Republican Andrew Vargas brought in $88,100 in contributions and tacked on a $10,000 loan in his new campaign finance report for the House District 114 special election.
The report brings Vargas’ total fundraising up to $337,423, including $60,000 in loans. He has $51,307 on hand heading into the final month before the May 1 general election, where he faces Democrat Javier Fernandez and no-party candidate Liz de las Cuevas.
The Republican Party of Florida chipped in $50,000 during the reporting period, which covered Feb. 16 through March 22, with Vargas’ loan taking the second-place spot on the donor roll.
RPOF pitched in another $18,100 in “in-kind” contributions, including $15,800 for polling.
Among the other contributions received over the past five weeks were 36 checks for the campaign maximum of $1,000. Disney and its subsidiaries accounted for $5,000, while hospital company HCA gave $3,000 through its North Florida, East Florida and West Florida divisions.
Spending totaled $63,246 in the report, including nearly $26,000 to Miami-based Marin & Sons for direct mail campaigns and other advertising. Staffing expenses made up the bulk of the rest of Vargas’ spending.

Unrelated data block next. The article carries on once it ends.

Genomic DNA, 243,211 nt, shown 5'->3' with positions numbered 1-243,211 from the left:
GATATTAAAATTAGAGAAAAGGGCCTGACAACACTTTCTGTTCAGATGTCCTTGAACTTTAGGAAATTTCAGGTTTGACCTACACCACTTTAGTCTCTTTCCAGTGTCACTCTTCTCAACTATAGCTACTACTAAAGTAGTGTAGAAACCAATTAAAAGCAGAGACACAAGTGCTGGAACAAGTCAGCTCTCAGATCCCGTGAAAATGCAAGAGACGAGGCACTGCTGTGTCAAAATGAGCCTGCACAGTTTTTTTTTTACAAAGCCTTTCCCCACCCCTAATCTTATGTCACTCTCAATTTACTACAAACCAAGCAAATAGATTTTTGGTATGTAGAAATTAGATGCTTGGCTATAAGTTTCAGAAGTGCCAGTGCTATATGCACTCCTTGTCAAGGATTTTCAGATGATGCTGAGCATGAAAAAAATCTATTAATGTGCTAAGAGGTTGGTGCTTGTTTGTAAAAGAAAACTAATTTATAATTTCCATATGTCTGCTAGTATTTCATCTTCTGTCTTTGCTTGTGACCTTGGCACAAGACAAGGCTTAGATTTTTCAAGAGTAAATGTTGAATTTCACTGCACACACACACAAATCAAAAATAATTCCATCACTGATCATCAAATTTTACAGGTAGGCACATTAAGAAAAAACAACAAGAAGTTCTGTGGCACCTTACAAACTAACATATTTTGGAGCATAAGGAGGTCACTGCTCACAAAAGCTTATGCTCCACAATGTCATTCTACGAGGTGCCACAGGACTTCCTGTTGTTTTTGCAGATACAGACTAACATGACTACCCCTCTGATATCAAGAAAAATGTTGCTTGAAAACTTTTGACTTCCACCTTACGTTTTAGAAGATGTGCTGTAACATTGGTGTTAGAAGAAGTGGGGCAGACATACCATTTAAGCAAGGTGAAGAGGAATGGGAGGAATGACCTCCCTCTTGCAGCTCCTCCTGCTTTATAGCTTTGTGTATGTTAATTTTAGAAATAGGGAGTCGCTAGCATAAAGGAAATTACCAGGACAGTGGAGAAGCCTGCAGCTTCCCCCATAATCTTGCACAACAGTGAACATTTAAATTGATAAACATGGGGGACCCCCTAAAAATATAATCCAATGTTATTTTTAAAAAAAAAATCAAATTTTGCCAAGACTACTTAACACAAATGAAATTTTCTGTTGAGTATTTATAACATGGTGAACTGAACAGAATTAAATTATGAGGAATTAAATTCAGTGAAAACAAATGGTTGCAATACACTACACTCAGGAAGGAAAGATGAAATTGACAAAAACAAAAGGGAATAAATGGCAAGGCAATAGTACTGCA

Fernandez’ campaign showed just shy of $30,000 raised in its report, including 13 checks for $1,000. The real estate industry was well-represented on the donor roll.
Brokers Arthur Porosoff, Armando Romero and Brokerton Real Estate were atop the contributor list, as was real estate investor Gus Alfonso and real estate holdings Fat Deer Key Limited and Midtown Opportunities.
Fernandez’ campaign also showed $68,410 in spending in the report, with much of that money heading to the Florida Democratic Party.
On the ledger were $43,700 in donations to FDP, with another $6,000 heading to the party for payroll. Miami-based Influence Communications received $5,000 for media relations work, followed by Coconut Grove-based Politique, which took in about $4,500 for consulting work.
Fernandez had about $54,000 on hand on March 22.
Liz de las Cuevas filed a waiver for the second reporting period in a row. She brought in $5,165 in her first report, but has no cash on hand.
The final campaign finance report before Election Day is due April 27.
HD 114 is a tossup seat that was vacated in November by Democratic Rep. Daisy Baez, who stepped down after pleading guilty to perjury charges in a criminal case over her residency in the Coral Gables-based House district.
Prior to Baez’ election in 2016, former Republican Rep. Erik Fresen held the seat.
Barring a special session, the special election will serve as nothing more than another temperature reading ahead of the 2018 midterms – once the votes are counted, the winner will have six weeks to qualify for re-election having never voted on any legislation.